Blue Annals Chapter 1

Tibetan Texts > Specific Tibetan Text Studies > Deb Ther Sngon Po (Blue Annals) > Chapter By Chapter Summary - The Blue Annals > Chapter 1

Summary of The Blue Annals Chapter 1: Early Indian history, Indian and Tibetan Imperial Lines, and the Early Spread of the Buddhist Teachings in Tibet

This section essentially provides historical background on Buddhism in India, and the imperial period of Tibetan culture (7th to 9th centuries). This sets the stage for the rest of the study, which focuses on the history of Tibetan Buddhism from the 10th through 15th centuries.

1.1. Homage (mchod par brjod pa. Chandra ?; Chengdu 3-20; Roerich 1-2).

The text begins with a quotation from the Sanskrit text of the Trikāyastava in Sanskrit, accompanied by a Tibetan translation. Need to add in information about this text – its author, general focus, etc. Please note the Chengdu edition has this in a rather elaborate and large font with different scripts, and hence is drawn out over a number of pages.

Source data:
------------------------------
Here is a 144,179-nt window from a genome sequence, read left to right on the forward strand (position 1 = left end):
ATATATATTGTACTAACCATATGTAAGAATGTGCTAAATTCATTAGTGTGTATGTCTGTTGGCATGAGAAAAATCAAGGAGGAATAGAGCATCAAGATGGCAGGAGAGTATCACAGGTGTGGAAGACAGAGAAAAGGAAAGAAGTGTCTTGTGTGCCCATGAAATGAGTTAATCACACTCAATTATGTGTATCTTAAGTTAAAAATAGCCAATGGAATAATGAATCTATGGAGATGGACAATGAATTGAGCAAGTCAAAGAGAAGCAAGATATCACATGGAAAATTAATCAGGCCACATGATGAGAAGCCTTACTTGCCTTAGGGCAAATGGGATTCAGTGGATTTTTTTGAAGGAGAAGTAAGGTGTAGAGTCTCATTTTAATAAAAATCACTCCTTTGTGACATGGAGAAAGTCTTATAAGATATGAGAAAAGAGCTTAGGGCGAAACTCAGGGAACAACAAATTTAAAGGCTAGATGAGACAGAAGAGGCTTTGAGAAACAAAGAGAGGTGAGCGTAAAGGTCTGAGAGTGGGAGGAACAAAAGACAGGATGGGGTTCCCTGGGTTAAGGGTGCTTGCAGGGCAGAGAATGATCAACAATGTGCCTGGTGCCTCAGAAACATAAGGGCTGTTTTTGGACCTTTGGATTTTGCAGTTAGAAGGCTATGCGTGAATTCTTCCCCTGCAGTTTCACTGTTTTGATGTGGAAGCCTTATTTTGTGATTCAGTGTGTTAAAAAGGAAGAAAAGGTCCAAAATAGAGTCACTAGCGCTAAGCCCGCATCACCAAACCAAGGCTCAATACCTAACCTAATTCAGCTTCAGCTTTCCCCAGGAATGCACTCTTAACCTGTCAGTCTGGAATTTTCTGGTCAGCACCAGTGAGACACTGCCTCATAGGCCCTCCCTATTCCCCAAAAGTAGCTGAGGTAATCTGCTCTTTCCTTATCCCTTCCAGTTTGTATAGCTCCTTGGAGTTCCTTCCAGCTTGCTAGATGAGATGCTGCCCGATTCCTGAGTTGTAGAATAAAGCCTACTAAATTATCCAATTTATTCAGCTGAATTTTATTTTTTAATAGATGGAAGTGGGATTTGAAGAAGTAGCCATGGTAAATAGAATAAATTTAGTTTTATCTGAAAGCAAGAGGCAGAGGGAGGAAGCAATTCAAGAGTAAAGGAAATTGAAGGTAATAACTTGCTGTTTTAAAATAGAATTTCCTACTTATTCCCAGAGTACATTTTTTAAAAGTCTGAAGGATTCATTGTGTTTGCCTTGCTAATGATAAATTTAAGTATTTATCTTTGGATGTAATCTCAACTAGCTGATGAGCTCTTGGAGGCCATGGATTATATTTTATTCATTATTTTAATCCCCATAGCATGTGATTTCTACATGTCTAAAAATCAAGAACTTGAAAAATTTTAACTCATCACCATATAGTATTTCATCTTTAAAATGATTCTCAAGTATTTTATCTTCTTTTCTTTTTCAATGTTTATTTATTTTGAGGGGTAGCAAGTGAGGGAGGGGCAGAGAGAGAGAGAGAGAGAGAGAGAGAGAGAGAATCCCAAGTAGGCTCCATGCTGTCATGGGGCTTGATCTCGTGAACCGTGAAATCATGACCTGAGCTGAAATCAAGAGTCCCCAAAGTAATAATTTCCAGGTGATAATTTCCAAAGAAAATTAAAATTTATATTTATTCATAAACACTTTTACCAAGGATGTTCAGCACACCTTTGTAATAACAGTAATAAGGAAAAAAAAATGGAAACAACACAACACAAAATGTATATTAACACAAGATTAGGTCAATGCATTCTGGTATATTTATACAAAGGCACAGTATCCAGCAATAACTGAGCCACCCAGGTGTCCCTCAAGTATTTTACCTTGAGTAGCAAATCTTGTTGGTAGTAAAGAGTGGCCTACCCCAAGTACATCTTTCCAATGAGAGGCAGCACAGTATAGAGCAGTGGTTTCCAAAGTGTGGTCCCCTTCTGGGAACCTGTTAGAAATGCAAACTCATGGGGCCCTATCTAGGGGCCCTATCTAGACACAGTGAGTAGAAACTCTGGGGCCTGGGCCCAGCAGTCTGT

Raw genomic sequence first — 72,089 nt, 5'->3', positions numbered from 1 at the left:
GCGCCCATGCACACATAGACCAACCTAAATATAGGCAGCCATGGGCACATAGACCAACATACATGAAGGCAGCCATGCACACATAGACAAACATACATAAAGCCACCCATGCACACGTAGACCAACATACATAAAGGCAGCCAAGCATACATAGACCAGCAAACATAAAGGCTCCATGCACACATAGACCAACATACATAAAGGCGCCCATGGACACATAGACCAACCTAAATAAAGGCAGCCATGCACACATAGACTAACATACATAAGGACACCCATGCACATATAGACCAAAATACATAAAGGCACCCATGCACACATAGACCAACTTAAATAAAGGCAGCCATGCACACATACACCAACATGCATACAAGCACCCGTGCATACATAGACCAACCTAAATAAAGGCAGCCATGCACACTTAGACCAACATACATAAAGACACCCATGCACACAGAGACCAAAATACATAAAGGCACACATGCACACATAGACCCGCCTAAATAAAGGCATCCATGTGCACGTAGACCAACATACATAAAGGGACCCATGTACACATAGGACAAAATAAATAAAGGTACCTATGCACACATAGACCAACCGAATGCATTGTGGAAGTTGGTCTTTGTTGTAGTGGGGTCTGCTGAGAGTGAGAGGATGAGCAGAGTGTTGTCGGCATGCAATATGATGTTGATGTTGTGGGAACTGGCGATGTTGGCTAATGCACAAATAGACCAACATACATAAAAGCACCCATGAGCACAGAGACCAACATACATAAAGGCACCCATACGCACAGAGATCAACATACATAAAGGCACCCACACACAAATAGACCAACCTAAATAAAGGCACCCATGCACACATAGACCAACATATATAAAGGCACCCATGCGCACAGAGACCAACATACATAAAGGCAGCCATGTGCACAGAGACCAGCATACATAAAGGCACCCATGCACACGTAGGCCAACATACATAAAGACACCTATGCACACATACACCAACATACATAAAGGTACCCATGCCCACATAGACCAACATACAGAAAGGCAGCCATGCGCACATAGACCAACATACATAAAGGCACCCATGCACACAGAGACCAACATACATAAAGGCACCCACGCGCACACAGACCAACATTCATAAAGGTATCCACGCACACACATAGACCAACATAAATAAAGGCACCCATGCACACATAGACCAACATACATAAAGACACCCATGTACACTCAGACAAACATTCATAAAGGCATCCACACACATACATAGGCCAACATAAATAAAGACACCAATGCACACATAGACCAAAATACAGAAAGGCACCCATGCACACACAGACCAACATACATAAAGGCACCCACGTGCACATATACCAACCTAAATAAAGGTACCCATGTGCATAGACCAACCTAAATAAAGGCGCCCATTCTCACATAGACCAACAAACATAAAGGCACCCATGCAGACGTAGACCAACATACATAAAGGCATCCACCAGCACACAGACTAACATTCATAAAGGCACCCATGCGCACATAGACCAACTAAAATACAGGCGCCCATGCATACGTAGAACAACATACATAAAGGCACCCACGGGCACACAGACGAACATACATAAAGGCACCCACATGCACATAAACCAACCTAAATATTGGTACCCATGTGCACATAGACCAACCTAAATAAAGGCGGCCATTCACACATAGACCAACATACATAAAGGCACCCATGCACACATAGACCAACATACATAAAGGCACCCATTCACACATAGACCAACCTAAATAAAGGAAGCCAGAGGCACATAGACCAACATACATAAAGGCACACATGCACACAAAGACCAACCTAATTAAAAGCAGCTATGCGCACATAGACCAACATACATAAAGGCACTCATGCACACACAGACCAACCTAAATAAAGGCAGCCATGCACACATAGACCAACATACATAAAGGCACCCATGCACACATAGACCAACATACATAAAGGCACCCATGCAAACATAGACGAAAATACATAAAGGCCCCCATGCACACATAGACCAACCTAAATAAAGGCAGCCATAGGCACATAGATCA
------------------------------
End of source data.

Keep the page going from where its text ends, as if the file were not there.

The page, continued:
The homage is a fairly tradition one to the Buddha and is organized around his four “Bodies” (sku, Skt. kāya). ‘Gos lo’s opening line of the next section says that the homage was to “four Bodies”, which apparently are the chos sku, longs sku, sprul sku, and then the “rgyal ba rnams kyi mi mnyam mnyam pa bde ba’i sku” as integrating all four (?). The main point here is that the text announces itself as a religious text, and that the reader is to understand all the mass of historical detail that ensues as being documentation of the presence and activity of the Buddha in diverse manifestations. Thus it prepares us for the complex accounts of emanation, reincarnation and visionary apparitions which pervade the history. “manifestation”: sku (3)

1.2. The genealogy of Mahāsammata (mang pos bskur ba’i gdung rabs kyi skabs. Chandra 2; Chengdu 1 (21-37-21? or 1-21? or 3-37?; Roerich 3-16).

This section then is devoted to the “teacher” (ston pa), i.e. the historical Buddha Śākyamuni. Overall it focuses on genealogy among kings, the politics of kingship, clans and involvement of religion and politics.

He begins with questions about the Buddha’s familial pedigree, i.e. the Śākya clan. This is not surprising given the overwhelming importance of clans to Tibetan culture and religion during this time, and foreshadows their pervasive presence in the later sections devoted to the history of Tibetan Buddhism.